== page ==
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I have always tied my yarn together when making projects: sweaters, blankets, etc., and then crocheted in the ends when I'm finished. Someone said there was a way to connect another skein without tying. Is this right? If so, how do I find out how to do it? I've been knitting a long time, but except for a few instructions, I have done it on my own. I would love to hear back. Thank you. --Marcy Gann
Marcy, one of the advantages of knitting with others, whether in a class or a group, is that you don't have to invent every useful tip yourself! In fact, there are many ways of joining yarns during construction. The Russian join is especially helpful when joining yarns of different colors.
Someone taught me the usefulness of using the spit-splice method of joining like yarns a few years ago; I never would have thought to use the felting properties of wool to permanently link the ends of yarn on my own. Now I use this way of connecting skeins whenever possible; the yarn must be at least 80 percent wool and not processed for machine washability.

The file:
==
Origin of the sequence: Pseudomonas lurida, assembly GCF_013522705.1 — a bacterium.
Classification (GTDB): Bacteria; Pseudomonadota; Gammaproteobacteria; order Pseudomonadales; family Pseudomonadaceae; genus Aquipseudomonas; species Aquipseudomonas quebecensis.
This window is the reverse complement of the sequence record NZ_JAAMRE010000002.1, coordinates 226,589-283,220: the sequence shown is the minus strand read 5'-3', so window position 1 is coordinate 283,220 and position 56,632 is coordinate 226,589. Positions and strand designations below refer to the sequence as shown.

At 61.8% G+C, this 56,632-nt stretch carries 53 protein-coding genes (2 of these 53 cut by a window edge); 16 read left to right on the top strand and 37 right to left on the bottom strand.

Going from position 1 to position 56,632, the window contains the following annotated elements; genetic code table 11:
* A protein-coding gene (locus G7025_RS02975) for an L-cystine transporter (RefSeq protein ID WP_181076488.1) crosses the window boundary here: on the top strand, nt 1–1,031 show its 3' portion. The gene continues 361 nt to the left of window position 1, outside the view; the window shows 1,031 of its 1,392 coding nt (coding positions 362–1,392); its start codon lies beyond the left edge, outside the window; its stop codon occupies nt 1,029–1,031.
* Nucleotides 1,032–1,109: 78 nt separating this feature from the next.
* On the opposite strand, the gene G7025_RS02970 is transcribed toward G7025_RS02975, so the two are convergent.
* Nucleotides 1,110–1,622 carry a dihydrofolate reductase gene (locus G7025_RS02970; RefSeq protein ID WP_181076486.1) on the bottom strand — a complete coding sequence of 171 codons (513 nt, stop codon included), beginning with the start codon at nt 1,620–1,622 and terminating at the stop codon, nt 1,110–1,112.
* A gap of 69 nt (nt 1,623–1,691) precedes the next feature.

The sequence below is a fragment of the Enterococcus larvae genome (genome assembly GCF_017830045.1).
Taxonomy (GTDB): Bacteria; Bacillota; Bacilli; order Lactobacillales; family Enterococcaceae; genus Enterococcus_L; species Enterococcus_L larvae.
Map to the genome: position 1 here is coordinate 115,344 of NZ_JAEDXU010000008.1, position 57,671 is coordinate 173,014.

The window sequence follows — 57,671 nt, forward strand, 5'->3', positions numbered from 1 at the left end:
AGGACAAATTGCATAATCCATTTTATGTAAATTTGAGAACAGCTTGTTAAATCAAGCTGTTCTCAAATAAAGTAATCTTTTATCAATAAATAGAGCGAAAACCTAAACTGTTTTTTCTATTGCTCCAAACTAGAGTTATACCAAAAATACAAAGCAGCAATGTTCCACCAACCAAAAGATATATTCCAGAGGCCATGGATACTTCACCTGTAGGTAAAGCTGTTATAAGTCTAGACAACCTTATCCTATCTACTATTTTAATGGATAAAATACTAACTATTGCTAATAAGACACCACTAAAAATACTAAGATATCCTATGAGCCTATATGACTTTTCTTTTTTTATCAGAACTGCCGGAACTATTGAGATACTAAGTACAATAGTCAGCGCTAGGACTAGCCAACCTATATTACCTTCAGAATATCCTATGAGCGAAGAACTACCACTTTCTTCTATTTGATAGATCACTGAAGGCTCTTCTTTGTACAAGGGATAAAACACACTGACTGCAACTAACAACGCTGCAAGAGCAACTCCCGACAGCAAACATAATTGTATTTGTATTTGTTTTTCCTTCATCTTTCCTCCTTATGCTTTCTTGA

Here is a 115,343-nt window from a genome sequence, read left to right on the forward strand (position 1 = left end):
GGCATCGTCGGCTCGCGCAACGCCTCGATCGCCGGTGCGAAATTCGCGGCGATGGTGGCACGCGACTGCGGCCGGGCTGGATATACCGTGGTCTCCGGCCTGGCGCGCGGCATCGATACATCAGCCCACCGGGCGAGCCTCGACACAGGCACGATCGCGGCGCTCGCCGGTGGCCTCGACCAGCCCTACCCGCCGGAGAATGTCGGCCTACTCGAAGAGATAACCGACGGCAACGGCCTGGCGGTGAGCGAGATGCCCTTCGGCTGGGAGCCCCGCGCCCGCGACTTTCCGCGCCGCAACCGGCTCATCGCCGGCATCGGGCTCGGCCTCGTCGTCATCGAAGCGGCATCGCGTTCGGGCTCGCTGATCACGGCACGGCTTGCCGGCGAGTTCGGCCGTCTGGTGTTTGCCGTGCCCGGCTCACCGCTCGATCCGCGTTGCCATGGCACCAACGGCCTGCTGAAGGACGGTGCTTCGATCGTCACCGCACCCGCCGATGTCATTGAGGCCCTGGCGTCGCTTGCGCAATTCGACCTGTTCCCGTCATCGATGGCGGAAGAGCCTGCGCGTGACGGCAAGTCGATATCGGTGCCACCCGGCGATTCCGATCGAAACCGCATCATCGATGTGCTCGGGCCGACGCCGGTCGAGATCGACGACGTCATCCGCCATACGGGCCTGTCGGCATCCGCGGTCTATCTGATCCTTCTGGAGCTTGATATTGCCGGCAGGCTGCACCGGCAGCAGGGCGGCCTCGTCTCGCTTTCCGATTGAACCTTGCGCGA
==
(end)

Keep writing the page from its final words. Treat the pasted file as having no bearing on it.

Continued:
I covered this topic in a newsletter awhile back. If you missed it, go to CreativeKnittingMagazine.com and click on Newsletter. In the Select an Issue box, click on Archived Newsletters. Under Archives, scroll down to January 2009 and choose the first link. Upon opening this issue, you'll find the directions and photos under Spit Splice. -- Editor
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